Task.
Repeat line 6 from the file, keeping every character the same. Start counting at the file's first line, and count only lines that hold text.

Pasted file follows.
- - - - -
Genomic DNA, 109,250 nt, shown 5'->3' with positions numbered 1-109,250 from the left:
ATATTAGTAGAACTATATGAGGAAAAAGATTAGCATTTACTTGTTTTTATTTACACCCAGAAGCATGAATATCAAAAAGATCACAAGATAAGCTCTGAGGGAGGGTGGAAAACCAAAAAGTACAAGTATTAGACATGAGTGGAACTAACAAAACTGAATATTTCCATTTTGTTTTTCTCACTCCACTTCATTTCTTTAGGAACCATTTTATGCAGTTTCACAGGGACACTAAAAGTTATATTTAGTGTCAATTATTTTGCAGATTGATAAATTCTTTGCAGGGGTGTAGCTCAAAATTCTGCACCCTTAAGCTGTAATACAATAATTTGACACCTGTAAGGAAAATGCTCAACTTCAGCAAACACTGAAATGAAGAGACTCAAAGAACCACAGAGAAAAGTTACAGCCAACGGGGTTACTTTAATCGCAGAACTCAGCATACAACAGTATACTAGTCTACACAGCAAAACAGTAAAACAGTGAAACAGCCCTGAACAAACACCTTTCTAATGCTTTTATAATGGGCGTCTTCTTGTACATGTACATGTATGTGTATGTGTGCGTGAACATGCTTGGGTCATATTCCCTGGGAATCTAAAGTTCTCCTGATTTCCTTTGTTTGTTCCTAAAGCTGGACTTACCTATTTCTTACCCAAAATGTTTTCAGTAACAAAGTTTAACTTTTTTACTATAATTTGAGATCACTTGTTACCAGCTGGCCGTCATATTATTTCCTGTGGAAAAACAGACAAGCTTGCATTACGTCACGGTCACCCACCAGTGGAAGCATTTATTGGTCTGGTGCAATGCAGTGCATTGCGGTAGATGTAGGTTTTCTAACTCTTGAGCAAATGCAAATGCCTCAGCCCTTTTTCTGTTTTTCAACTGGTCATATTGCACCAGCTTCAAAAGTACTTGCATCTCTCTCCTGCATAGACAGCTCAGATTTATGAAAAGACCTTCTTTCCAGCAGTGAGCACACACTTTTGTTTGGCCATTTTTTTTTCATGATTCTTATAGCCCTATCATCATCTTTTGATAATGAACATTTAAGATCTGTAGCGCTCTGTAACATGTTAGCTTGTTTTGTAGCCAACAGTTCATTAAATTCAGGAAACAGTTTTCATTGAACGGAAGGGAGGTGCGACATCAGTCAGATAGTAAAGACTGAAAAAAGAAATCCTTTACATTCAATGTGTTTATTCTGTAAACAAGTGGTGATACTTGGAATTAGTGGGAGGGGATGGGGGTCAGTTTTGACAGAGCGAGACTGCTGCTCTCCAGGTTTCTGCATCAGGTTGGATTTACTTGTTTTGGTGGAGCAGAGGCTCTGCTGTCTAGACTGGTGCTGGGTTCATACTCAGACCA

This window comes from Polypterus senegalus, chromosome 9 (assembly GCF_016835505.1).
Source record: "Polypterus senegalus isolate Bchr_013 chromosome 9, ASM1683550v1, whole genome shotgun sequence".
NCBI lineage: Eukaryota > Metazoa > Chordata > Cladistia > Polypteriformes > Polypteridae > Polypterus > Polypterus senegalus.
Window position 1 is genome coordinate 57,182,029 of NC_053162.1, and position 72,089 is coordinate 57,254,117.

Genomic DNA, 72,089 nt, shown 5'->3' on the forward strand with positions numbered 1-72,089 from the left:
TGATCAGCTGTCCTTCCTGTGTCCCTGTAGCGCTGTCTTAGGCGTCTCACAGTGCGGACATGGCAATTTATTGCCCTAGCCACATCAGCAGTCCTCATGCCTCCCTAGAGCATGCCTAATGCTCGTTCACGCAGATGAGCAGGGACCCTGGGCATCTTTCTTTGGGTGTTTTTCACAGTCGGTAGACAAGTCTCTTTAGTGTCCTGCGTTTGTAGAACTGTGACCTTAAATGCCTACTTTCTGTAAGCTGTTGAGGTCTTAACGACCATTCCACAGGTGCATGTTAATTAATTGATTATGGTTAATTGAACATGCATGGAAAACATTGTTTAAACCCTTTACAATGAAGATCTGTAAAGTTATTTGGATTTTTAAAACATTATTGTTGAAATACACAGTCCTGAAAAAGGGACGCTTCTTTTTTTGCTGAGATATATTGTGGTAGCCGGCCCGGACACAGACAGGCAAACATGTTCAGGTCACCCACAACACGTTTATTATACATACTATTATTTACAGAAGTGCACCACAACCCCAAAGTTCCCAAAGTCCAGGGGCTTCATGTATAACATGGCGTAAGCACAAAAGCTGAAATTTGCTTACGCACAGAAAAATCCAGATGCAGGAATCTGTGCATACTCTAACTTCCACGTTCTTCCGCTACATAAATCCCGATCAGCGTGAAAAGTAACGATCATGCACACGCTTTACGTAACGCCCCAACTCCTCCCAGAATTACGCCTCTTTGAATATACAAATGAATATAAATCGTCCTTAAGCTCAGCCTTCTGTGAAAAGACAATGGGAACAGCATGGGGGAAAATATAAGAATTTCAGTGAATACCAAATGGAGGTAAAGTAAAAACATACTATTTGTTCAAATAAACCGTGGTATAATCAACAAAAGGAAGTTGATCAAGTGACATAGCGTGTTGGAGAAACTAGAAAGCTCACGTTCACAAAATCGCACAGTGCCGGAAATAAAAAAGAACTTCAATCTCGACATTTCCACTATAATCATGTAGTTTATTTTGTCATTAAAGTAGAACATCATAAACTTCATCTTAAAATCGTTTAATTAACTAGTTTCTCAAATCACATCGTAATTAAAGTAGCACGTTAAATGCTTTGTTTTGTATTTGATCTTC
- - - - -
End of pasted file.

Window position 1 is genome coordinate 57,182,029 of NC_053162.1, and position 72,089 is coordinate 57,254,117.